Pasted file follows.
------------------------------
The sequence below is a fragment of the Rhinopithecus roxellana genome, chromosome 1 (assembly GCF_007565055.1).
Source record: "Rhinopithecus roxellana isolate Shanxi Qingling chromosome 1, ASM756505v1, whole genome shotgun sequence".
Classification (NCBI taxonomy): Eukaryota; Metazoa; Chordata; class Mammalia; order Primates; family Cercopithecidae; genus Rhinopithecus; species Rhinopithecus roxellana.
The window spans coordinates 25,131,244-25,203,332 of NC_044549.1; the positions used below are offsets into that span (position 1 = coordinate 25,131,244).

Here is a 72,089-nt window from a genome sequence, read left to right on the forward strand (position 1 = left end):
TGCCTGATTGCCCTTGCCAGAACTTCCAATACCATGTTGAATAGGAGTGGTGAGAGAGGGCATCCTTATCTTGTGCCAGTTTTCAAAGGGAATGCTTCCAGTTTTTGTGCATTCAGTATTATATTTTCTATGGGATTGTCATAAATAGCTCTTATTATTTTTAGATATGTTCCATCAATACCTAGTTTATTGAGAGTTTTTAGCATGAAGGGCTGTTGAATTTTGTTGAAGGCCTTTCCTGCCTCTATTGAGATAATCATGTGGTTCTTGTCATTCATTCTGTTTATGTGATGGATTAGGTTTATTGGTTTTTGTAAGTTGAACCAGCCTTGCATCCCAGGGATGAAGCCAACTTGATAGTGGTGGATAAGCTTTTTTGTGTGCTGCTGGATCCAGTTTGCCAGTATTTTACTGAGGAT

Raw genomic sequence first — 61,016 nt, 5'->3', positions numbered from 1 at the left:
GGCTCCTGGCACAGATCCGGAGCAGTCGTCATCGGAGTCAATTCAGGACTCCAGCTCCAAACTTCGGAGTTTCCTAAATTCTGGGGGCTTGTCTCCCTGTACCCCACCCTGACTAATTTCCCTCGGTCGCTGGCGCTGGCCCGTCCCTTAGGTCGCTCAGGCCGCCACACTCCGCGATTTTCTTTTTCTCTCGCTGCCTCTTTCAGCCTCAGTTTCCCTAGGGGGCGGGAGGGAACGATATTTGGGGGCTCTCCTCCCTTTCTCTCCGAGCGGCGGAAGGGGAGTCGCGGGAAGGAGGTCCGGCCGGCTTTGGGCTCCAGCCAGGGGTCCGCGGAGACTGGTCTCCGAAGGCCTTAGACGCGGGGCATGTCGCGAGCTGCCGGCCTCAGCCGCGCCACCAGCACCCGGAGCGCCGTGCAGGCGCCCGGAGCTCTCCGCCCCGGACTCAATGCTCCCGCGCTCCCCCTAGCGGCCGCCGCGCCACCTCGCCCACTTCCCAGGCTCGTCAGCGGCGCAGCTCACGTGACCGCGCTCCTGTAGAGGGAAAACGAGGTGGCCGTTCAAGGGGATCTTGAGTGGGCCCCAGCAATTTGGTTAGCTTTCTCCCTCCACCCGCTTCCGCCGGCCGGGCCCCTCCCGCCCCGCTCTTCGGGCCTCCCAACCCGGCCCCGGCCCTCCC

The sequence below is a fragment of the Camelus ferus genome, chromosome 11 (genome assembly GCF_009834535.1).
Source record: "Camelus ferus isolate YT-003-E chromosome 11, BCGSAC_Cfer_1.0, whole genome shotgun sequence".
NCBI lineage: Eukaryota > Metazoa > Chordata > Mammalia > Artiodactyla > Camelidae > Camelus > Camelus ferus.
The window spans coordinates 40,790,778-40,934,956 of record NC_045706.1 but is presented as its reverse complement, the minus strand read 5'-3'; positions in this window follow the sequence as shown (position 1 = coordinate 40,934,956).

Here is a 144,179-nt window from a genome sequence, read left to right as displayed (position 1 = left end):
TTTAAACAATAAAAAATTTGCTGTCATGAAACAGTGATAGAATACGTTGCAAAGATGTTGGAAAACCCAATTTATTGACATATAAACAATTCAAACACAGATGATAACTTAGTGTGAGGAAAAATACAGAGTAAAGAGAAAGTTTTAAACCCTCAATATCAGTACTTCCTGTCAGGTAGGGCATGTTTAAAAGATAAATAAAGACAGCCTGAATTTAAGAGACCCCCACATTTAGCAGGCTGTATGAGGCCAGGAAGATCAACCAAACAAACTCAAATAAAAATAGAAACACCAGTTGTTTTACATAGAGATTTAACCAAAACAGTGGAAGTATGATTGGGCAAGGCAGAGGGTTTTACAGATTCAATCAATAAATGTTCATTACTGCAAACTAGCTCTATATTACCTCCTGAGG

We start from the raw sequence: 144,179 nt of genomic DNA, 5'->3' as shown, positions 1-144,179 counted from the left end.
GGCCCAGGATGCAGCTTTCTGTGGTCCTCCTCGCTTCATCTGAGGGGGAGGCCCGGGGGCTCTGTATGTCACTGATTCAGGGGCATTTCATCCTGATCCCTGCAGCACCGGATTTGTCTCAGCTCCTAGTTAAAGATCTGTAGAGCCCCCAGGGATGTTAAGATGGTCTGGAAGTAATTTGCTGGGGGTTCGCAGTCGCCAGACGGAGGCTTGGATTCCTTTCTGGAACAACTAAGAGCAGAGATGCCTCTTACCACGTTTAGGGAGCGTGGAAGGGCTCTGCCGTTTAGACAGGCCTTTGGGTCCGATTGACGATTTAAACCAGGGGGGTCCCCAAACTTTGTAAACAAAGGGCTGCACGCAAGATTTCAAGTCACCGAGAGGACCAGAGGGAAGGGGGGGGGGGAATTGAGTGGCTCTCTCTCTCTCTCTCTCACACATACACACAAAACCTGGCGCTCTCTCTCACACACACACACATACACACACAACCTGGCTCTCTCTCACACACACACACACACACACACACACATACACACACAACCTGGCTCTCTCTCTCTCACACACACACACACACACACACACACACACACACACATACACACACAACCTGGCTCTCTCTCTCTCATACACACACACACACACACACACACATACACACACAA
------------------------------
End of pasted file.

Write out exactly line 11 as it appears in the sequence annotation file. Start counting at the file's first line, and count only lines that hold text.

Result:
NCBI lineage: Eukaryota > Metazoa > Chordata > Mammalia > Artiodactyla > Camelidae > Camelus > Camelus ferus.